In the latest edition of “It’s not you, it’s Apple!” (for others, see “Dealing with Inexplicable Apple Error Messages,” 10 December 2015), I now have direct confirmation that Apple is aware that the versions of Mail in both OS X 10.11 El Capitan and iOS 9 do not properly honor navigating to standard HTML named anchor tags. A number of readers have complained about this to us, since the HTML edition of TidBITS includes a table of contents whose entries link to articles further down in the issue. If an anchor tag has a NAME attribute, it can be used as the destination of an incoming link; such a named anchor tag is at the top of every article in the HTML edition of TidBITS issues.
In El Capitan and iOS 9, clicking or tapping those table of contents links does nothing, unlike all previous versions of OS X and iOS. A few weeks ago, I put some time into verifying that my HTML code was correct, and even tweaked things so that our anchors contained characters other than digits and included the HTML5-required ID attribute as well as the NAME attribute. Nothing made a difference, so I filed a pair of bug reports with Apple, one for each operating system. Apple’s engineers first asked for more information about the report I filed against Mail in El Capitan and have now closed both reports as being duplicates.
This is all good, since it means that the company is at least acknowledging the report, and the fact that others have reported it as well adds to the likelihood of it being fixed. In my experience, getting any sort of response to a bug report is unusual, whether or not the bug is ever fixed — the oldest open report in my account documents a bug in iPhoto 7.1 from 2007 — so we can hold out a little more hope that Mail will be fixed in the next minor updates to El Capitan and iOS 9.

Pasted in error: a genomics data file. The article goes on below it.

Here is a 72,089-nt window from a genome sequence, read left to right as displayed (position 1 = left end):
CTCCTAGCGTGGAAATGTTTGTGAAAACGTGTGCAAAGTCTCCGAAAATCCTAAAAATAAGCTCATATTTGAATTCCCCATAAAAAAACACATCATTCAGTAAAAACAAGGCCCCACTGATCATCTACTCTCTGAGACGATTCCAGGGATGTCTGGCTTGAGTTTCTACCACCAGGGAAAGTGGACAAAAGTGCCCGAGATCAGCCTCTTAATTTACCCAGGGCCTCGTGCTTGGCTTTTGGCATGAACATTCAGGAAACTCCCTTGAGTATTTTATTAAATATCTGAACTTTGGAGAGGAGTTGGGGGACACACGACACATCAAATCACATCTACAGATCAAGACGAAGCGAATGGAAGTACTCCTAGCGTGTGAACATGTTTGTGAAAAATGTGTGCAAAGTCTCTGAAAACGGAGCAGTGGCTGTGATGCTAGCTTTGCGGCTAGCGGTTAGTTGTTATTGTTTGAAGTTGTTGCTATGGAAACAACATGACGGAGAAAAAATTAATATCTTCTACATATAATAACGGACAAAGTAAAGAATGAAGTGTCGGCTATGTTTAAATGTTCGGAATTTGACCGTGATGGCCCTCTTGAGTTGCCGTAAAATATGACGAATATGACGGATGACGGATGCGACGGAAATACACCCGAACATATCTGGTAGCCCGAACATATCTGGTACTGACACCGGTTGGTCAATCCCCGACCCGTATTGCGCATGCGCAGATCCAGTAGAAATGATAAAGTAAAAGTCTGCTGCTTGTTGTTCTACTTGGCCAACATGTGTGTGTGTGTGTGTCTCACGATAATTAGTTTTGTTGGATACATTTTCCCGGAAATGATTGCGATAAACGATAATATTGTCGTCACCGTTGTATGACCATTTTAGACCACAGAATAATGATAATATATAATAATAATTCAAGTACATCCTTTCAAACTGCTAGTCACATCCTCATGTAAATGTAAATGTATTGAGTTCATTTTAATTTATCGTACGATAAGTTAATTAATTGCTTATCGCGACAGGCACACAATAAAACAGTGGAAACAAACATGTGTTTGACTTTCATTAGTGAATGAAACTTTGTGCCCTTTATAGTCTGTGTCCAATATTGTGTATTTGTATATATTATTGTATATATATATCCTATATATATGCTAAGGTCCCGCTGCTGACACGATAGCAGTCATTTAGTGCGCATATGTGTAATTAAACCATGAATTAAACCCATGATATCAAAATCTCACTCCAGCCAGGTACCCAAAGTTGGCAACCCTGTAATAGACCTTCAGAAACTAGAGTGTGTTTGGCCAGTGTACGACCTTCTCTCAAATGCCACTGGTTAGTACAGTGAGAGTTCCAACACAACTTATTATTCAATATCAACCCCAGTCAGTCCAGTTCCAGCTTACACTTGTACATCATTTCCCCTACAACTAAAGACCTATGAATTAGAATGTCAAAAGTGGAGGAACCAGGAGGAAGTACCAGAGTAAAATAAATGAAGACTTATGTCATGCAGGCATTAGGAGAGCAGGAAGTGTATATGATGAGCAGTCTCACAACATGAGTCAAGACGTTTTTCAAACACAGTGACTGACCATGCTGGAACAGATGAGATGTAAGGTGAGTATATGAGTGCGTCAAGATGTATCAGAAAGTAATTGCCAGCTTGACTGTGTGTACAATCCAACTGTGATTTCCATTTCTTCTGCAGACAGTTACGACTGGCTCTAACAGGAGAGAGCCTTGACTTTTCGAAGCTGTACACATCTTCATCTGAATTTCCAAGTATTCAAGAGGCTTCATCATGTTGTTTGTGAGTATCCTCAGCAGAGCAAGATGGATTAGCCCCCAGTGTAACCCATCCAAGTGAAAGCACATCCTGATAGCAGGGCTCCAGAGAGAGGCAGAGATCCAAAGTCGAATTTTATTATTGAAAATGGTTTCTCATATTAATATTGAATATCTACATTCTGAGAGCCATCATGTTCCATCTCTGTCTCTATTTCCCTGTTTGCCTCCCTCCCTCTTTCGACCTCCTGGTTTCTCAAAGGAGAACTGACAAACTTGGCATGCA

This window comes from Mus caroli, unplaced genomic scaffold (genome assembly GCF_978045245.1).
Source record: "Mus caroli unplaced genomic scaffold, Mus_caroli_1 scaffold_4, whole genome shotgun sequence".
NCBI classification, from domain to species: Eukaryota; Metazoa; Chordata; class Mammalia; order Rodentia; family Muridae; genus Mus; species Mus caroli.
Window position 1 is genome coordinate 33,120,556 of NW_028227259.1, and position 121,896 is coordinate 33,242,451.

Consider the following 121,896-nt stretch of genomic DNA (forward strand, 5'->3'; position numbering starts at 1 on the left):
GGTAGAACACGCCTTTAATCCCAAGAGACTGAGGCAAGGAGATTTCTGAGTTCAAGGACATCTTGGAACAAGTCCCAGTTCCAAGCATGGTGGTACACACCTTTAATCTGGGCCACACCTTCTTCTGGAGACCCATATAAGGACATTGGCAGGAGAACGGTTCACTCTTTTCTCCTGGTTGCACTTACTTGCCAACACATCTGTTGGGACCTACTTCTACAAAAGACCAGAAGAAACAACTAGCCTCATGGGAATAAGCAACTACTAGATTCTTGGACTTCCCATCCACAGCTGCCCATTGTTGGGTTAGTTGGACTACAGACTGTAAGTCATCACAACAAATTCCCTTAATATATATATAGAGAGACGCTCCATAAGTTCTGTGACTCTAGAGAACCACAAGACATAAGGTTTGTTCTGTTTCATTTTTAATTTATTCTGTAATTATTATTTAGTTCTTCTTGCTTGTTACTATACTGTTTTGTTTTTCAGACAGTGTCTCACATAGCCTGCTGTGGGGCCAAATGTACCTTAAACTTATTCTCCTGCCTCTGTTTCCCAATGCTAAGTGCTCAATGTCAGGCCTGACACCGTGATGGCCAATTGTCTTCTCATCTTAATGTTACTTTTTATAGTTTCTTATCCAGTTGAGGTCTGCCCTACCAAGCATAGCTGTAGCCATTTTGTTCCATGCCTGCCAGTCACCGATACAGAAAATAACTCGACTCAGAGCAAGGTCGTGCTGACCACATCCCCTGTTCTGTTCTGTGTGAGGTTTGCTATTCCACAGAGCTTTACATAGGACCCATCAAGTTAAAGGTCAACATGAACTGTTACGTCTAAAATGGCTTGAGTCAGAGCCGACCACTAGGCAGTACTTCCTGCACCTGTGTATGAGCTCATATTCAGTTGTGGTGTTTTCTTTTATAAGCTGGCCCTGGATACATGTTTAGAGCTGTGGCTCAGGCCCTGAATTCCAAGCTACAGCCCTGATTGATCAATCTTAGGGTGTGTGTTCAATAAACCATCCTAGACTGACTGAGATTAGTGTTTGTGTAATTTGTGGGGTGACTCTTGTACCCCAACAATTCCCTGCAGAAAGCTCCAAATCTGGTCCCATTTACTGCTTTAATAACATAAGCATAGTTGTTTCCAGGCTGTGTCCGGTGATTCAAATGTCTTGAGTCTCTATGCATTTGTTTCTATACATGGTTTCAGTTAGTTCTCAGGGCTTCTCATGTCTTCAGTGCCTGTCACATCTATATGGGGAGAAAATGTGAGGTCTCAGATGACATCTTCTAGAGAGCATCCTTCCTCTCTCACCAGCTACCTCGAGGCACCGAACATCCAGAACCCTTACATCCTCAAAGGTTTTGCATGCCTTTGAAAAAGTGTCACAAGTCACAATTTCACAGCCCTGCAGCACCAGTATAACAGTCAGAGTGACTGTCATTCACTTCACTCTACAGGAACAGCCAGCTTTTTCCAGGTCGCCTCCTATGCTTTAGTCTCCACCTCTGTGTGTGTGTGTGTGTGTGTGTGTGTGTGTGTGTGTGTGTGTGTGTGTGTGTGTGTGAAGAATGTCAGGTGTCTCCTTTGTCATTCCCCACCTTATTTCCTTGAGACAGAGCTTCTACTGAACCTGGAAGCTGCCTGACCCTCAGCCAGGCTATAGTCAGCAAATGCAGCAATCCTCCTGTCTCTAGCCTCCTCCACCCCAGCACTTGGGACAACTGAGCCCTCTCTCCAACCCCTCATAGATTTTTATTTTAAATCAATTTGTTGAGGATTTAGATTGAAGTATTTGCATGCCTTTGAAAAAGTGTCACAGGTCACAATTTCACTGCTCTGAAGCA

Frankly, I find this bug extremely distressing, not because it’s all that significant — you can always just scroll down in the TidBITS issue — but because named anchors were described in the 1992 CERN document (presumably by Tim Berners-Lee) that was the very first public documentation of HTML. It boggles the mind that Apple’s engineers could bungle such a simple behavior that sits at the very core of HTML and had worked properly for many years, and then fail to fix it in the two minor updates to El Capitan and iOS 9 released so far. (While they’re fixing basic functionality broken by recent updates, Mail’s developers could revert to their previously functional code for handling email via POP in iOS — lots of iOS 9 users who rely on POP instead of IMAP have been unhappy with Mail’s behavior since upgrading.)
As an aside, if you’ve been reading the plain text edition of TidBITS in email and would prefer the HTML version (which includes screenshots and styled text), or if you’d like to switch between getting the full issue and just an announcement with links to articles on our Web site, you can tweak all these settings on your Subscriptions page. You will need to log in first.